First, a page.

Debt relief orders (DRO) were introduced in April 2009 and are designed for the group of insolvent debtors who are unable to afford the costs of presenting their own bankruptcy petition. In order to be eligible for a DRO a debtor must:
» Have total liabilities not exceeding £15,000.
» Have gross assets of less than £300 (motor vehicles under £1,000 are not included in the calculation of total assets).
» Have surplus income of less than £50 per month.
» Not be a homeowner.
The debtor completes an online application in the presence of an authorised intermediary (usually the Citizens Advice Bureau) which is submitted to the Official Receiver. No Court involvement is required.
The debtor pays a fee of £90 which can be paid in installments.
The Official Receiver makes the DRO and notifies creditors. No investigation is undertaken unless valid objection from creditors.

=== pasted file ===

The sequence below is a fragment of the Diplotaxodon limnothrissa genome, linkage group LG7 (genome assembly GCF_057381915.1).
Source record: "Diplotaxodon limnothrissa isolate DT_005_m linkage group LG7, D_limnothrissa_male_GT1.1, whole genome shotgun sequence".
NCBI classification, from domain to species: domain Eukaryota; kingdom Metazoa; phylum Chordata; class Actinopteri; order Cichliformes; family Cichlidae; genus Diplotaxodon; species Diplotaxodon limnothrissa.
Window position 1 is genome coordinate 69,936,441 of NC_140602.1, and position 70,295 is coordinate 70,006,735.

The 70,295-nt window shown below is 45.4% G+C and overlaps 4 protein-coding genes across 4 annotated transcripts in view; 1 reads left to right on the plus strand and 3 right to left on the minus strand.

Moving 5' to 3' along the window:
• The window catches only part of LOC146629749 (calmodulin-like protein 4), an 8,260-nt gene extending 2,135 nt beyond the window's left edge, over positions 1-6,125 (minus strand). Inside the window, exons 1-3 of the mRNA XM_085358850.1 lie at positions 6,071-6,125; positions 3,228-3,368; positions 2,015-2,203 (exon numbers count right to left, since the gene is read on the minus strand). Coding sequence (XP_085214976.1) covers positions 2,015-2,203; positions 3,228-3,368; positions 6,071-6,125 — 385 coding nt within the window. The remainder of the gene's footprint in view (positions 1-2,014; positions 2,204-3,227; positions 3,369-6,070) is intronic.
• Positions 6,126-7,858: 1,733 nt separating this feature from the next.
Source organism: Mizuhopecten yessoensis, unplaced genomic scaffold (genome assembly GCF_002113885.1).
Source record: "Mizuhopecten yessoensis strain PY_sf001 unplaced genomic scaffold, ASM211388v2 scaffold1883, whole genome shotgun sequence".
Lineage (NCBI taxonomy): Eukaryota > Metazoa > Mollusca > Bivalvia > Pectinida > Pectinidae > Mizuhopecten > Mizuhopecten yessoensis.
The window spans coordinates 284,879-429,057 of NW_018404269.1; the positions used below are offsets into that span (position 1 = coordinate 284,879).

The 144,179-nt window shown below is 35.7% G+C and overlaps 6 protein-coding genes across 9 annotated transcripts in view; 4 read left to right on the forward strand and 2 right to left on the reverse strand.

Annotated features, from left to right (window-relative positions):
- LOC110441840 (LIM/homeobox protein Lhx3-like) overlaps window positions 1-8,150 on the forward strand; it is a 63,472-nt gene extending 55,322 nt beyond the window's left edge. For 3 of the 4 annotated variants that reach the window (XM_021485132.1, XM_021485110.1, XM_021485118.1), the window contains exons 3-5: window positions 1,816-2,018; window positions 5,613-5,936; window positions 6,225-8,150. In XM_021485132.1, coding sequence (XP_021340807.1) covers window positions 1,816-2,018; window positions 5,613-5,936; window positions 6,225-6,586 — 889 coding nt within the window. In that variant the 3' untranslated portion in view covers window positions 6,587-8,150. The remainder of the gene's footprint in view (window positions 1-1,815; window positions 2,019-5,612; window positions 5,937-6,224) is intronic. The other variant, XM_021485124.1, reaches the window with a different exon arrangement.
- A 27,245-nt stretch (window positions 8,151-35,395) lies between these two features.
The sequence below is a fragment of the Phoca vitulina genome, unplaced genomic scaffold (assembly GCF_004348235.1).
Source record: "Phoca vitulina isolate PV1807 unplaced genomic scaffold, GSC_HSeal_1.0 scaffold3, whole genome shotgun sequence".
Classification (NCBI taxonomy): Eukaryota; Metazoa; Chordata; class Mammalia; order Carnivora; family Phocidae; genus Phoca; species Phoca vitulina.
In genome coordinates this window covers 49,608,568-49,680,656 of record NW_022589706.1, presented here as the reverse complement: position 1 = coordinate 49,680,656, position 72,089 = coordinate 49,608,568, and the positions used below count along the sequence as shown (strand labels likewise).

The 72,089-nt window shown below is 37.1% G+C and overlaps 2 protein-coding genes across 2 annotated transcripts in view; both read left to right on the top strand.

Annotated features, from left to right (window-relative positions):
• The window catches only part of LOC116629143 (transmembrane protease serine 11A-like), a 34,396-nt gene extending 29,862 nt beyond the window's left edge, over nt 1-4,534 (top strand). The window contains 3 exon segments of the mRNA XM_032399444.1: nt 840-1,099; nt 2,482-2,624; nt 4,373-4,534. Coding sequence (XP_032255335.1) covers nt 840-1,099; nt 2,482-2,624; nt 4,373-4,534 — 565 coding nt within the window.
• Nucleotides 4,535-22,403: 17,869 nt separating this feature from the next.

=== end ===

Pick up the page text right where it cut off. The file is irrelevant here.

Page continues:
Upon the making of the DRO a moratorium comes into effect preventing creditors from taking enforcement action, usually for 12 months. During this time the debtor is subject to the same restrictions as in bankruptcy.
The debts are discharged at the end of the moratorium period.
The debtor has a duty to co-operate with the Official Receiver.
DRO’s are recorded on the Individual Insolvency Register.
The Official Receiver can revoke the DRO if the debtor’s circumstances change during the moratorium period.
The debtor can become subject to a Bankruptcy Restrictions Order if found guilty of misconduct.